While the middle-class economy, Social Security, the environment and various other justice issues are of grave concern, the primary issue for me in this election was health care.
I received a letter from my insurance company today; they are canceling my homeowners policy, and before you jump to conclusions, I pay my premiums on time. No, this has to do with a fire rating in my area.
This is for the families of fallen heros of the Korean War and from Hall County: The Korean Vets Memorial that was unveiled Saturday at Rock Creek Veterans Park was a very touching program. The Korean Veterans of Georgia are to be commended for their dedicated and hard work and for their vision in remembrance.
We must be clear that a no vote on constitutional amendment No. 1 regarding charter schools is not a vote against charter schools. It's a vote in support of the ability of our locally elected and accountable Hall County school officials to make those local public charter school decisions. Public charter schools are already in existence in Hall County and are an important offering to our community.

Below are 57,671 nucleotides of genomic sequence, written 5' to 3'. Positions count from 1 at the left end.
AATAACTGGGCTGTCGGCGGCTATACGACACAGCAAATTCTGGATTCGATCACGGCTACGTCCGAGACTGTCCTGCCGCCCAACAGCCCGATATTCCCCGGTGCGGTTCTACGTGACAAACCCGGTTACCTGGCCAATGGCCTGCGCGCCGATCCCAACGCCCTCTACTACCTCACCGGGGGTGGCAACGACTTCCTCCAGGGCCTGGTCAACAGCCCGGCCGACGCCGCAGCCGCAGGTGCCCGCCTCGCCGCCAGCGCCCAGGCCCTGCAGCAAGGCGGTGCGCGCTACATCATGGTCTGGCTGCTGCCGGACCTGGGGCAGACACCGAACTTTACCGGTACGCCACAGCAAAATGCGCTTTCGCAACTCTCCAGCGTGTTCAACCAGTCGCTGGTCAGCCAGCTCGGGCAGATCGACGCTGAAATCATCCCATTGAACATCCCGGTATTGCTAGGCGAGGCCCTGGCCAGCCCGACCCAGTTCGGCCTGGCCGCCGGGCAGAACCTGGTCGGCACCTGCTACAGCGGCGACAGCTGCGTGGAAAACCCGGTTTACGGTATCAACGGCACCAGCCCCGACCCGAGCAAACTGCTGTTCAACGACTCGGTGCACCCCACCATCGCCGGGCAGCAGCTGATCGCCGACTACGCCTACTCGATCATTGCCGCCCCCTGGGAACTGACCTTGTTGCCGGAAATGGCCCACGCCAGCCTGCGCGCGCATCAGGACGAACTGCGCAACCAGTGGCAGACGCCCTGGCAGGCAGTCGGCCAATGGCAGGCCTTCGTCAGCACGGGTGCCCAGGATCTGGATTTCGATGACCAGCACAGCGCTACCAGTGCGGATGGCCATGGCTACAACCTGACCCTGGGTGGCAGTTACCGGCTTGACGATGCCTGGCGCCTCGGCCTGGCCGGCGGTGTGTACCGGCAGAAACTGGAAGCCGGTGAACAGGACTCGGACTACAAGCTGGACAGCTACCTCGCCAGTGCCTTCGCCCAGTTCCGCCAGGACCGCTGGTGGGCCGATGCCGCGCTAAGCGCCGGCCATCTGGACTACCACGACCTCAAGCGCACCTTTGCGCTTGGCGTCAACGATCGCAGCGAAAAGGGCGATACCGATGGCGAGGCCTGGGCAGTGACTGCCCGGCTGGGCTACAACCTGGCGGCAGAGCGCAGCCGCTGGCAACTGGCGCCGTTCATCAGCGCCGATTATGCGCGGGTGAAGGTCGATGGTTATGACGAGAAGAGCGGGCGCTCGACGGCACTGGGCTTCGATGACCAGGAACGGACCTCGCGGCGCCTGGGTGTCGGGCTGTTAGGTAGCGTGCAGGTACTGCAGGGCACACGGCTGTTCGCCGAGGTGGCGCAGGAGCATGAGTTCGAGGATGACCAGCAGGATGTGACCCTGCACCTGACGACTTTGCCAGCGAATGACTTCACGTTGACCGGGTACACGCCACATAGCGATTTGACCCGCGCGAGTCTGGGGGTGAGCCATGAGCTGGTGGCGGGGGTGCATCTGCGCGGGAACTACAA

I would like to thank everyone who put their time and effort into erecting the Korean War Memorial, which is slated to be dedicated on Saturday. My uncle, Howard Donald O'Kelley, is one of the men to be honored. He was killed on May 19, 1951. He was only 20 years old at the time. I never knew him, but he is and always will be remembered by our family.
Thank you for publishing an opinion by Eugene Elander from Dahlonega in The Times Friday ("Election choice should not be about morality.") By doing so, you have demonstrated your belief in the First Amendment to our Constitution.